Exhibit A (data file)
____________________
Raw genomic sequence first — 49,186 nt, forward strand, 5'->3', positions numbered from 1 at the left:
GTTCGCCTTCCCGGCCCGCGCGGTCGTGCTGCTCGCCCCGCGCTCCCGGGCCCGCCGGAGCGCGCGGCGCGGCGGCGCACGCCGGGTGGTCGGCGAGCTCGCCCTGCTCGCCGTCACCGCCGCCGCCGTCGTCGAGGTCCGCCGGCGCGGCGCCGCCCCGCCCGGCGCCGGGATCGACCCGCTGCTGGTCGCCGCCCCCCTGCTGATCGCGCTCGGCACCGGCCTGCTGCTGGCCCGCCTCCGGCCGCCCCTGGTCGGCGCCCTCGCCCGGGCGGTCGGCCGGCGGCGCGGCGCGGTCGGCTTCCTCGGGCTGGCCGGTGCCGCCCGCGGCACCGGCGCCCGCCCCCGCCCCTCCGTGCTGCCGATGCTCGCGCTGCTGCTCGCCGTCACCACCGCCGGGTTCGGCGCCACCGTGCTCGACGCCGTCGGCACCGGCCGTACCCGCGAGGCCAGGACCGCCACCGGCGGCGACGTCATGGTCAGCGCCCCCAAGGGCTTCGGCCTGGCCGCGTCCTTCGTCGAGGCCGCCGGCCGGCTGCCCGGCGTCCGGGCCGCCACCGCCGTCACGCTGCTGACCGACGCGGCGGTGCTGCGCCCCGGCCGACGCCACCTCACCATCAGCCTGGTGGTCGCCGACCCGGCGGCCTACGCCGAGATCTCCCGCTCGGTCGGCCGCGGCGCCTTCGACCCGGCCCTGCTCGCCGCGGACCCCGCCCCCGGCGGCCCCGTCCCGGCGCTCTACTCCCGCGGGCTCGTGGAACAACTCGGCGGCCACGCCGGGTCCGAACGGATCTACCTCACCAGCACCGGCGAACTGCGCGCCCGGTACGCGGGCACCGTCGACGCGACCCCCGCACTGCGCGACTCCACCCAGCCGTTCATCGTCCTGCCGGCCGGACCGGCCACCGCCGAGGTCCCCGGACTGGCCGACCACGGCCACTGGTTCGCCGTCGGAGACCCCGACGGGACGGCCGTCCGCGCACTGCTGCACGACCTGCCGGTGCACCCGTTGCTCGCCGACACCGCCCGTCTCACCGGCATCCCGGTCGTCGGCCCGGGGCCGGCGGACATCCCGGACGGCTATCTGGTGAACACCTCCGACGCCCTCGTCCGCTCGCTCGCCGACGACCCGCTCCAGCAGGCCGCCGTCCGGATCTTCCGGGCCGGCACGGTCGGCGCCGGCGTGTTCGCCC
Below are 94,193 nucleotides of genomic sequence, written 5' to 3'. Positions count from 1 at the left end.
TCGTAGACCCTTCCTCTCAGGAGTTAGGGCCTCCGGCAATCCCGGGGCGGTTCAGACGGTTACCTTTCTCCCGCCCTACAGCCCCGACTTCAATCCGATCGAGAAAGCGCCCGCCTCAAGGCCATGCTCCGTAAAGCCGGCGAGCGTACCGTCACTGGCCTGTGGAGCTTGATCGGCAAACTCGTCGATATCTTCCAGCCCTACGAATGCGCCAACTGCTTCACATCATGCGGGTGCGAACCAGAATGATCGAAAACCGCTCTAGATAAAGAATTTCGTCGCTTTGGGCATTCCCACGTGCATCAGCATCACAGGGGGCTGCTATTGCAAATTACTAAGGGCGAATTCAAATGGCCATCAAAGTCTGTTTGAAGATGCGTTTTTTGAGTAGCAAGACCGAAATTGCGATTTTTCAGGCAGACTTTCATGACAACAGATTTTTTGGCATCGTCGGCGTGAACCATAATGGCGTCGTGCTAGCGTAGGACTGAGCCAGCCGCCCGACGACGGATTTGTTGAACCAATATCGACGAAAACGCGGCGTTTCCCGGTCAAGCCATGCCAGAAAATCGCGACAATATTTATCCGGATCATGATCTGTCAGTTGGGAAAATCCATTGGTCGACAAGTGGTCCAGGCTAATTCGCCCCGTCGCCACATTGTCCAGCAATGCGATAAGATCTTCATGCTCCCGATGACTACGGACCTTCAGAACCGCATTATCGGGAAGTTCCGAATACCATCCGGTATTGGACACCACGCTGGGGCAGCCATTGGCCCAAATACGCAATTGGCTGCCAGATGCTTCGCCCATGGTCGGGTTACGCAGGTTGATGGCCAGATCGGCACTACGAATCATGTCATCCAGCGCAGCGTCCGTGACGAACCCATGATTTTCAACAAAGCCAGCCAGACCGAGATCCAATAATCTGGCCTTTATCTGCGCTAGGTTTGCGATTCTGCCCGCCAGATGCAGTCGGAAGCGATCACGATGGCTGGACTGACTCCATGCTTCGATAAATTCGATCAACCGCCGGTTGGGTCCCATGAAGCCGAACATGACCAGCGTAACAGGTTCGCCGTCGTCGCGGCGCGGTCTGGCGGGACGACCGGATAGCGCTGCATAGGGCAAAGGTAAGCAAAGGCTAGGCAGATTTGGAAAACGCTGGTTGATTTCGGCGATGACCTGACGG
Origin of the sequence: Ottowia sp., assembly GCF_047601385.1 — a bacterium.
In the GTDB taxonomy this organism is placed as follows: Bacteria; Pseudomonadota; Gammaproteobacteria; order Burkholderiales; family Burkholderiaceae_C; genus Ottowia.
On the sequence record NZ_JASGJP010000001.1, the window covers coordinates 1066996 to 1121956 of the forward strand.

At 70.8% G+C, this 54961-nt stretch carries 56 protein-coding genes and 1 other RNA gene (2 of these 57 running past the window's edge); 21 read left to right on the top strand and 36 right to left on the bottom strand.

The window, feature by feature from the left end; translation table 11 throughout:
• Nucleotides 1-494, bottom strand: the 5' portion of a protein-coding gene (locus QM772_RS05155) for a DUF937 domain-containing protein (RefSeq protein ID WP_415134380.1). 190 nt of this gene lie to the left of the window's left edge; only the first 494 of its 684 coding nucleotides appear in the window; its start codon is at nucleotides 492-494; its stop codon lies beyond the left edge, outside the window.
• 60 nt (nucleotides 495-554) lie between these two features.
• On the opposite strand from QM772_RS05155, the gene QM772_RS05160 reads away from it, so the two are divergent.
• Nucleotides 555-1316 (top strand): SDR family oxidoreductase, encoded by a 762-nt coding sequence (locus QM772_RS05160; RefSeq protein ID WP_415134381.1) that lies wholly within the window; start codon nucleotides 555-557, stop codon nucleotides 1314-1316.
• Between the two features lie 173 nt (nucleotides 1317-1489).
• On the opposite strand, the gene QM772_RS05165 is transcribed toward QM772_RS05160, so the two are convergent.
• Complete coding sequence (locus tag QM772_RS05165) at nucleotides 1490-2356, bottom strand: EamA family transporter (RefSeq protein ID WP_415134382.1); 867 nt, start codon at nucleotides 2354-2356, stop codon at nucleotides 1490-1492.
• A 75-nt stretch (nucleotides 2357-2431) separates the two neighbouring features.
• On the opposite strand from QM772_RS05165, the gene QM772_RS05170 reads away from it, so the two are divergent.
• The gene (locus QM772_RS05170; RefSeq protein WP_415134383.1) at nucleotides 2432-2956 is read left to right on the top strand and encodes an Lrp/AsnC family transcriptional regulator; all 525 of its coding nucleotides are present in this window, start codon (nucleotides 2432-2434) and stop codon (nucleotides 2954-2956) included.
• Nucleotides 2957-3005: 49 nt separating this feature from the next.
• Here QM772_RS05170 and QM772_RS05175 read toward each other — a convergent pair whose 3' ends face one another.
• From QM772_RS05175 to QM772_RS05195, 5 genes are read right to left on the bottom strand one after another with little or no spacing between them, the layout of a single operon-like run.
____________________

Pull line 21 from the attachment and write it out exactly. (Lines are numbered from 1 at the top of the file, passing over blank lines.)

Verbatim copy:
• Here QM772_RS05170 and QM772_RS05175 read toward each other — a convergent pair whose 3' ends face one another.